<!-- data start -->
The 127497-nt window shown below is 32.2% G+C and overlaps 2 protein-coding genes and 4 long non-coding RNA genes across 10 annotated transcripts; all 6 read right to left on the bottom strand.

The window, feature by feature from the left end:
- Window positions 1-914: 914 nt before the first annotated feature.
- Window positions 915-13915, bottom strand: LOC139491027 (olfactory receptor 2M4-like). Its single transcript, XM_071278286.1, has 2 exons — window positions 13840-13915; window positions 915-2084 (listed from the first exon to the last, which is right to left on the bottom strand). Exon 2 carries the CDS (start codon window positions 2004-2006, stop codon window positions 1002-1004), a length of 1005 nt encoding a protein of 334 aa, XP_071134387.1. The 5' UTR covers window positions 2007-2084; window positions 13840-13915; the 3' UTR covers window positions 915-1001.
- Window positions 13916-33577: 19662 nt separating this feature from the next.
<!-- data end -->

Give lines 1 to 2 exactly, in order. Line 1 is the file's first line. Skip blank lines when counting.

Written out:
The 127497-nt window shown below is 32.2% G+C and overlaps 2 protein-coding genes and 4 long non-coding RNA genes across 10 annotated transcripts; all 6 read right to left on the bottom strand.

The window, feature by feature from the left end: